Kalich left New York for Hollywood in 1914, where she appeared in a few notable films, including a reprise of her hit Broadway role in Marta of the Lowlands. Success was short-lived, however, and by 1915, Kalich was frequently returning to Yiddish roles to supplement her income. Her mainstream success in the American theatrical world enhanced her prestige there, and she began to receive top billing at the Second Avenue Theatre alongside stars like David Kessler.
By the mid 1920s, Kalich’s eyesight was failing, necessitating prolonged absences from the stage. Though she officially retired in 1931, she continued to appear onstage occasionally, especially at evenings mounted in her honor that served to elevate her legacy in the Yiddish theatre community. Her last public appearance came on February 23, 1939, at a benefit for her at the Jolson Theater, where she recited the final scene of Louis Untermeyer’s poem “Heine’s Death.”
Bertha Kalich died on April 18, 1939 at the age of 64 from undisclosed causes. Although acting styles were beginning to change and her manner of acting was beginning to be regarded as too romantic and grand eve for the Yiddish stage, Kalich’s unrelenting aspirations to create a National Theatre, her life-long and tireless contributions to the Jewish people and her work toward raising the artistic standards of the Yiddish theater, cannot be underestimated.
ALLA NAZIMOVA (1879-1945) was born Adelaide (Alla) Leventon in Yalta, the youngest of three children of a brutal, ne'er-do-well Jewish pharmacist and his affluent, unstable wife. She adopted her pseudonym (the last name of a heroine in a novel) at the age of 10. Her father forbade her to use the family name, fearing that she would embarrass him. After she made her debut playing the violin to enthusiastic applause, he took her home and caned her so severely that he broke her arm. "Just because a few provincial fools applaud you, don't imagine you're Paganini", he said. Already wounded psychologically by the departure of her mother three years earlier, Alla began to examine 'Nazimova' from the outside, analyzing the way she looked, criticizing the unattractive way she wept.
She took naturally to acting. "If I have lived not beautifully, I must act beautifully", she wrote in her diary. At age 17 Ada Leventon abandoned her trainmen as a violinist and went to Moscow, the greatest theater centre in the world, to work with V.I. Nemirovich-Danchenko and Konstantin Stanislavsky and get to know Meyerhold and Chekhov. Using her street smarts to finance her acting education she honed her dramatic gifts. But in turn-of-the-century Russia, her outsize ambition was limited by her Jewish origins.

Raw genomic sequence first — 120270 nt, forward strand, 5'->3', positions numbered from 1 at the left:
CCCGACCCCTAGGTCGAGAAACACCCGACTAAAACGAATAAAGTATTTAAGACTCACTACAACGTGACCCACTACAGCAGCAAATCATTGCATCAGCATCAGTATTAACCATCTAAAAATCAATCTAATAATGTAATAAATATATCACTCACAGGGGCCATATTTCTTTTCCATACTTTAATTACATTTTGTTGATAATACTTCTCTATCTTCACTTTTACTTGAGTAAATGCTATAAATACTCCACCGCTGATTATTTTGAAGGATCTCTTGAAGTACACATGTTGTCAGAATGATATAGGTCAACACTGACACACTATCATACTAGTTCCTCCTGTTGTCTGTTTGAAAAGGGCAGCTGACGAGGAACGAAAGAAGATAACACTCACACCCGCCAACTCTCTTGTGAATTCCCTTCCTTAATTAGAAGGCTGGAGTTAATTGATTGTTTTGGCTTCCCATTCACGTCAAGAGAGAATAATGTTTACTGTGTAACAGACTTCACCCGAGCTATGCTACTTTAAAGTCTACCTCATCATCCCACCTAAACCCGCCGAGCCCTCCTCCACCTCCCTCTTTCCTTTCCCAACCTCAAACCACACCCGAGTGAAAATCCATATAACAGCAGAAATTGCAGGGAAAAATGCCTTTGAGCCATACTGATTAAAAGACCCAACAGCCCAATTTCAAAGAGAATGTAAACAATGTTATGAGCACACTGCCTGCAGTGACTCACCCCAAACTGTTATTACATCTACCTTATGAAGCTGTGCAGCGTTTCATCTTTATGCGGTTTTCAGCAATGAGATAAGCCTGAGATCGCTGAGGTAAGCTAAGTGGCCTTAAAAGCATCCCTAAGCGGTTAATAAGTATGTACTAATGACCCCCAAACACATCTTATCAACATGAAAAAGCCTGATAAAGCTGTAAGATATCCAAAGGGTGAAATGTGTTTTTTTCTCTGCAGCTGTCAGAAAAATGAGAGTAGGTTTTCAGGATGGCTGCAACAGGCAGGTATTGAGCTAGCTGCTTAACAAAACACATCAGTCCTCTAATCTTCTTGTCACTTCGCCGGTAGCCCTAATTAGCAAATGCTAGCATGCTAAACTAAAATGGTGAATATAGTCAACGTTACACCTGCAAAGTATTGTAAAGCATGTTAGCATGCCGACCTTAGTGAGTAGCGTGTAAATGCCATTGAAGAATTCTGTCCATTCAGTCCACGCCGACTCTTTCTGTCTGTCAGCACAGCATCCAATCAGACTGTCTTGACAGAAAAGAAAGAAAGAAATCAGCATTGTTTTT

She graduated into the Moscow Art Theatre but left to tour the provinces and then work with the Paul Orleneff Company in St. Petersburg. The company visited New York in 1905 performing The Chosen People on the lower east side. Although she spoke not a word of English, she so impressed Henry Miller and the Shuberts that they hired her on the condition she learn English in six months. She did and opened in Hedda Gabler on November 13, 1906. She adopted the name Nazimova at this time. During the next two years Nazimova was acclaimed for her portrayals of other Ibsen characters: Nora in A Doll's House, Hedwig in The Wild Duck, and Hilda in The Master Builder. She was so successful that the Shuberts built a theatre especially for her. On April 18, 1910, she opened the Nazimova Theatre, playing Rita Allmers in Ibsen's Little Eyolf. Ibsen had been so impressed with her interpretations of his characters that the declared "Nazimova will stand without a peer on the American stage as the delineator of the 'soul-harassed woman."
Nazimova's fame led her to Hollywood, where from 1915 to 1925 she appeared in 17 motion pictures, from potboilers like War Brides (1916) and Heart of a Child (1920) to silent-screen versions of her stage successes. With her role in War Brides, a strident feminist was invented, if only temporarily, for the screen. Nazimova boasted to a reporter for the New York American that her decision to appear as a figure of suffrage in War Brides was intended to be a contribution to the 'womanhood of the world'. By the mid 1920s, Alla was in financial straits and agreed to allow her mansion to be developed into a hotel. The property-renamed The Garden of Allah Hotel & Villas opened on January 9th, 1927.